This past week I saw awesome progress. Same as the week prior. But today is perhaps the most encouraging – I woke up to no soreness in my achilles! I knew it was getting close but was surprised when I woke up this morning, and, while still laying in bed, started flexing my ankle as I usually do in order to work out the soreness and stiffness. I was surprised when, even with the first flex, there was no soreness at all. And no stiffness!
I immediately got out of bed. The first few steps there was some stiffness, but no soreness. Hard to describe, but if you’re suffering with achilles tendonitis at the insertion point then you probably know the difference when I say soreness versus stiffness.
It’s been just under 2 months now since I re-injured the achilles, and I’d estimate that, as of right now, I’m ~95% healed. Good enough to start a gradual jogging protocol. I am not a fan of jogging for exercise but it is what I did when I was close to healed last time, and it was a great “You did it! It’s done!” feeling when I crossed the finish line of a 5k and had no issues with my achilles. While I’m not a runner and never will be, the “I did it!” was due to my achilles not being injured again, not for finishing the 5k : )
I started this blog to vent about my fear and frustration with this injury (or should I say “disease”, since it is chronic, per my Sports Med doctor?). Frustrated with the lack of information I was getting, and the lack of science/research on insertional achilles tendonitis/tendonosis, and getting seemingly contradictory advice from various health professionals, I started blogging about this in order to document my experience. I’ll continue to write until it is 100% and stays that way for a while. And then periodically check in with a post. Hopefully I won’t be back with a “It’s Re-injured” post.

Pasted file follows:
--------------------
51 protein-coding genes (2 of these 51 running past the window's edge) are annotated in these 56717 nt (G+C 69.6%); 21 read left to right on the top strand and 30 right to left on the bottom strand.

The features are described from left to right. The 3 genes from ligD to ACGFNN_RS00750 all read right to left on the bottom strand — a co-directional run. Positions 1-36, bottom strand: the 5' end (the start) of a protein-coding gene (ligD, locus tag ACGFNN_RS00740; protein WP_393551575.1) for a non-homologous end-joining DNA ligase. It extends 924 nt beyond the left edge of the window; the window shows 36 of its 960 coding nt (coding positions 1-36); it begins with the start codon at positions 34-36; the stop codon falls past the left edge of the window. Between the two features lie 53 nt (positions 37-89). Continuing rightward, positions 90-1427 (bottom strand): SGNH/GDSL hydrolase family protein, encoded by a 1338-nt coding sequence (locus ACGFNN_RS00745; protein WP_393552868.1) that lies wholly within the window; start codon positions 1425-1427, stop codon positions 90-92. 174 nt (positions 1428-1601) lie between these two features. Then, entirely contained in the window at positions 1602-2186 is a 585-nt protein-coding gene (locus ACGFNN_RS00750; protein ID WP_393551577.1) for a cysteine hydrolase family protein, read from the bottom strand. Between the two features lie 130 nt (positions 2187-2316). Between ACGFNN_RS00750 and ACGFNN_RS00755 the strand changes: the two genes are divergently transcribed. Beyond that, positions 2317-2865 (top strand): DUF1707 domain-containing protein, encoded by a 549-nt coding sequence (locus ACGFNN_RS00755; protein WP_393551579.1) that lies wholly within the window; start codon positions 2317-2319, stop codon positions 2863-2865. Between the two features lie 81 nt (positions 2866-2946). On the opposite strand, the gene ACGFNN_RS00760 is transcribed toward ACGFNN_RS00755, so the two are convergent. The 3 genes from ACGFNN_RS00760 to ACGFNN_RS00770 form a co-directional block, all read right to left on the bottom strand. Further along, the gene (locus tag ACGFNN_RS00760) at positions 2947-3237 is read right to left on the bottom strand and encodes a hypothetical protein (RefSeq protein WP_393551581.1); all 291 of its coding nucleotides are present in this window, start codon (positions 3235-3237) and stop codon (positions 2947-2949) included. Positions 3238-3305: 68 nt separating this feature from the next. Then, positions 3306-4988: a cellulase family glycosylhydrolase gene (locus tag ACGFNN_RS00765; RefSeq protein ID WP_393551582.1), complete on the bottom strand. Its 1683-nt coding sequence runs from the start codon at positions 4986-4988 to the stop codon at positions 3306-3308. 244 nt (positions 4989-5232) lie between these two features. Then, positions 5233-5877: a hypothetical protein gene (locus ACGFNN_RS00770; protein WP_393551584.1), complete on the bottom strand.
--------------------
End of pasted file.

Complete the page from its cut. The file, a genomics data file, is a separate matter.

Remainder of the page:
So why the rapid improvement this past week? That’s the million-dollar question. And I have a confession…
So, if you recall from the week prior, I mentioned that I was seeing great improvement that week, after having over-stressed the achilles the week prior while goofing around during my kids’ soccer practices. I can’t stand just sitting on the sidelines, so I jump in on an empty field with the siblings/younger kids who aren’t practicing, and we all just kick the ball around. I wound up reacting too often to a poorly passed ball or something and once in a while would jump/run some steps to catch it. It was okay at first but then I felt some added soreness, so the following week I used my brain and didn’t run or push things. I also took a couple of days off from any stretching or eccentric heel drops. My brain told me to keep those up, but it just so happened that those two days I was really busy with work and other stuff and used it as an excuse to not do them.
After 3 days of relative rest and no stretching or heel drops, my achilles improved. So I used that as an excuse to not do any stretching or heel drops this entire past week. And each day I felt more improvement. To the point where, on Thursday, I did some very light jogging and then this past weekend I ramped it up with playing some very rigorous soccer kicking/dribbling/passing with my son. No issues with my achilles aside from some slight soreness post-‘workout’, but that soon went away. It’s just gotten better and better.
I have had zero soreness or tightness during the day the past couple of weeks, aside from the mornings when first waking up. And then this morning I didn’t even have any soreness, only a little tightness.
So the big question – how did this thing heal up so fast (less than 2 months, versus the 5 months it took last time)? Last time I injured it I was going to physical therapy 3x per week, not to mention the rigorous stretching protocol on non-PT days.
This time, I did some stretching but the main thing was the eccentric heel drops. And I didn’t do them 3x per day as the Johnson et al. study prescribes – I was doing 2x per day, for about 5 weeks. Then I stopped about 10 days ago, and have seen rapid improvement since. So I wonder:
- Was doing the eccentric heel drops and static stretches prolonging the recovery?
- or did doing them, even if only for 5 weeks (versus the 12 weeks prescrived by Johnson), cause the relatively speedy recovery?
I have no idea. Thinking about it, I definitely believe they helped. To the point where I am thinking I should continue to do them under the theory that a 12 week protocol of them will effectively “rebuild” and straighten out the fibers in the tendon and essentially be a total cure for this condition. My doctor said it was chronic, that it would come back at any time.
If it does re-occur, I will definitely look at one of the more evasive procedures, like Platelet Rich Plasma replacement. One reader emailed to tell me that he’s seen great results from Shockwave Therapy, so that’s another option.
Happy days! I’m cautiously very optimistic!